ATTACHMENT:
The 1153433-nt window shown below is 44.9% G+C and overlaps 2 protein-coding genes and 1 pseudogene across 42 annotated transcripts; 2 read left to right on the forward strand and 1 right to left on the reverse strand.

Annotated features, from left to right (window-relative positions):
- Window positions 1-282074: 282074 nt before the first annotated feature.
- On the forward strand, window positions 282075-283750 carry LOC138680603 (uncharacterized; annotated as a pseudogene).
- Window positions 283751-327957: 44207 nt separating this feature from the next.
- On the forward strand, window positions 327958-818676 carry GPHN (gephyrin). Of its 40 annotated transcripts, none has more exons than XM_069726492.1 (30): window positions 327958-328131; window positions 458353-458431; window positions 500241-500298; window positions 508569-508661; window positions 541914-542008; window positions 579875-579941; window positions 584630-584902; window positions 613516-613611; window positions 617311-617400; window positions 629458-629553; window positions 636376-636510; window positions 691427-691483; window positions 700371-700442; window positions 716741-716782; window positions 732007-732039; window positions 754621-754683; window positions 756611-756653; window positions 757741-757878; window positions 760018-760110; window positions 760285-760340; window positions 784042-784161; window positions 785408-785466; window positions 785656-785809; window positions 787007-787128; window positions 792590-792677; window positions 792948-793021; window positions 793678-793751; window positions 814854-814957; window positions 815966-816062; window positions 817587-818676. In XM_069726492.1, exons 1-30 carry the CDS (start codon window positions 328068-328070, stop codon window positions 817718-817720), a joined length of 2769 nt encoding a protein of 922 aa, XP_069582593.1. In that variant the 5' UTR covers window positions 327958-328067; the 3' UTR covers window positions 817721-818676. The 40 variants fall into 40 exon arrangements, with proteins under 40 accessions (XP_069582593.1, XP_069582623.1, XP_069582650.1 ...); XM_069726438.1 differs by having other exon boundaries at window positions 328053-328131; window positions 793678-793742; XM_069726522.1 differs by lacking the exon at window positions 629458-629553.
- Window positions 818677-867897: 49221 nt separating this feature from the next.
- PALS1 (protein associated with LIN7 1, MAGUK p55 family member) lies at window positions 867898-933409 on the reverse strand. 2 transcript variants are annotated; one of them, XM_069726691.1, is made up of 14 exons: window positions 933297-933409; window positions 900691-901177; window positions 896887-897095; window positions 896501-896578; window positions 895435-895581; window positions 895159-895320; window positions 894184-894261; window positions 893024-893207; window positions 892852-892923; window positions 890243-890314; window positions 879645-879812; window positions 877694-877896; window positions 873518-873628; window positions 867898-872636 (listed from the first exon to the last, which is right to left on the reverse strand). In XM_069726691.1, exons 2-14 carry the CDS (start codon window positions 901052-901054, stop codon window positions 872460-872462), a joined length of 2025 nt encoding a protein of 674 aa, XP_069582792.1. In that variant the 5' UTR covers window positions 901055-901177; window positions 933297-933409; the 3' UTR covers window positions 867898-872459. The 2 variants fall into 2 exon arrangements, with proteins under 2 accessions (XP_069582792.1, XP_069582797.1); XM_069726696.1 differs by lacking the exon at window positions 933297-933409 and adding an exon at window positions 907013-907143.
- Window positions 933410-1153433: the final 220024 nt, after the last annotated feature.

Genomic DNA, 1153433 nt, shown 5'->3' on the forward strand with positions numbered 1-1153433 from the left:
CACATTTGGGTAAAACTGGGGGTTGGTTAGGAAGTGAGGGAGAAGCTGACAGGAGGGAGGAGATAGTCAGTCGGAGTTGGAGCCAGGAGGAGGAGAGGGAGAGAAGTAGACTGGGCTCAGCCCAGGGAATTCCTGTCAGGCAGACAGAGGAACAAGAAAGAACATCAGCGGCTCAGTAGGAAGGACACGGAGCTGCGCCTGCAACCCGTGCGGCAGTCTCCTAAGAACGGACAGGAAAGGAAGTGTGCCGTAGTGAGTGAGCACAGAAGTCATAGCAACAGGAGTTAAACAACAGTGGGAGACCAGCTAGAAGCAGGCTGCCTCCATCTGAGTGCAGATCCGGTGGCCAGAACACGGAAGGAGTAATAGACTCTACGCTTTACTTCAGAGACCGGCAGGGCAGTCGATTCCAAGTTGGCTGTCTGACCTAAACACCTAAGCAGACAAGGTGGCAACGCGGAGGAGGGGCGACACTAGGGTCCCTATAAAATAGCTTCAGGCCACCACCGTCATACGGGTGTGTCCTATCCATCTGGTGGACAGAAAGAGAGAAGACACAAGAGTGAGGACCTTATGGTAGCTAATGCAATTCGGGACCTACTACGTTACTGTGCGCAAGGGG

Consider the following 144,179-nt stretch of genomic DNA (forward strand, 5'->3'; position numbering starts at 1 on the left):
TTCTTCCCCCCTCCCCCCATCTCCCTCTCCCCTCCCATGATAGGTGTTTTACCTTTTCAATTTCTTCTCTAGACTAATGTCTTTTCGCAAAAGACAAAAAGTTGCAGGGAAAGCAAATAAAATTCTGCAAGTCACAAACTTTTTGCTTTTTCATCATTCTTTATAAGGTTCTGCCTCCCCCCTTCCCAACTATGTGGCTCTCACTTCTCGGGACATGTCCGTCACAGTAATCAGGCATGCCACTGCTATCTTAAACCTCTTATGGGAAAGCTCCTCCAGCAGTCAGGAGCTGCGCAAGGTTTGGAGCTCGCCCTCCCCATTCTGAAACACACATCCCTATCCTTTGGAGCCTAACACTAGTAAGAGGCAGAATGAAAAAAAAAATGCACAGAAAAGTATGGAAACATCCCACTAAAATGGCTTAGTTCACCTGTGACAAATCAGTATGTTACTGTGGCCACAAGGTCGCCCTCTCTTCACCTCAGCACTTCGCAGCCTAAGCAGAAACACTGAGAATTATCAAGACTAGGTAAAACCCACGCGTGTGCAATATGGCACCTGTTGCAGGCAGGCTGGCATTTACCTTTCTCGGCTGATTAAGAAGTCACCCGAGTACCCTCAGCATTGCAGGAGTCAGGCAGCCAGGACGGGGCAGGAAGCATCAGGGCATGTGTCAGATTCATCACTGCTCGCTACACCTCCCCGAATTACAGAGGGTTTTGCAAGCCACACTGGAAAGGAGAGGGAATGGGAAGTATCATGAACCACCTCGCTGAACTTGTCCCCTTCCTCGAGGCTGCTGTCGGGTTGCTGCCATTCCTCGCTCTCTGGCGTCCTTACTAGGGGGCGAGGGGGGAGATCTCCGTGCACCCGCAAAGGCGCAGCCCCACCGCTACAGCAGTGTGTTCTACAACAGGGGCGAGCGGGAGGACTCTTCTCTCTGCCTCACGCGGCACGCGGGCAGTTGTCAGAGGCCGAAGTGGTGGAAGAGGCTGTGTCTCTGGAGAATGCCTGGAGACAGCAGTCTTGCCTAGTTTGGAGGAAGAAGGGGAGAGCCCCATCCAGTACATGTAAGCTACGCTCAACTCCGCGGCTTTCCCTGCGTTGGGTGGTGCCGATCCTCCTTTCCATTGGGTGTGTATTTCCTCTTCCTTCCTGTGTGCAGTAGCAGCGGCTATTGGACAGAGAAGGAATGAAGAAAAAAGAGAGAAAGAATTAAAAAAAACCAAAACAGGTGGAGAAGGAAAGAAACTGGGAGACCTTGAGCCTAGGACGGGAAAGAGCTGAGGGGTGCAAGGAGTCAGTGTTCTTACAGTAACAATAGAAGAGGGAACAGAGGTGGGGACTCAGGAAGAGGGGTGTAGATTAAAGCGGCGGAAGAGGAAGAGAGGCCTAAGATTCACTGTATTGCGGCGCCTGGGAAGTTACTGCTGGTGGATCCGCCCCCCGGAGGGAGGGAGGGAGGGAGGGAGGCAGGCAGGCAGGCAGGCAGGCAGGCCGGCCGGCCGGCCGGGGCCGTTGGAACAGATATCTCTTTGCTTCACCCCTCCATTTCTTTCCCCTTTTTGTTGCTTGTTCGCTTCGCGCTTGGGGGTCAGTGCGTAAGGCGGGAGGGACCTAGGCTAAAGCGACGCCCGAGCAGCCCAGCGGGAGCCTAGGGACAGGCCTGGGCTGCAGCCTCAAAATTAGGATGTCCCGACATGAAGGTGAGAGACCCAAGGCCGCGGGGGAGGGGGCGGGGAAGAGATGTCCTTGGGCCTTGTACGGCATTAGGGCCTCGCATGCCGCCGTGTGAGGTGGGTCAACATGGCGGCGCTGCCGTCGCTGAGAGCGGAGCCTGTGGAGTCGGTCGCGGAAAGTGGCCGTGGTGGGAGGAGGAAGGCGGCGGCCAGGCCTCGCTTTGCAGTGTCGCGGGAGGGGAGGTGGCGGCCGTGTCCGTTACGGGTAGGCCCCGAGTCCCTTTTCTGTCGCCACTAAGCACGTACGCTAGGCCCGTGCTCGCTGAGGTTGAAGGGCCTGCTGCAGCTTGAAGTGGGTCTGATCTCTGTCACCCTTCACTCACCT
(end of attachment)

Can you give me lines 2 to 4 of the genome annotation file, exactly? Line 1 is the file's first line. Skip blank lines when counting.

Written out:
Annotated features, from left to right (window-relative positions):
- Window positions 1-282074: 282074 nt before the first annotated feature.
- On the forward strand, window positions 282075-283750 carry LOC138680603 (uncharacterized; annotated as a pseudogene).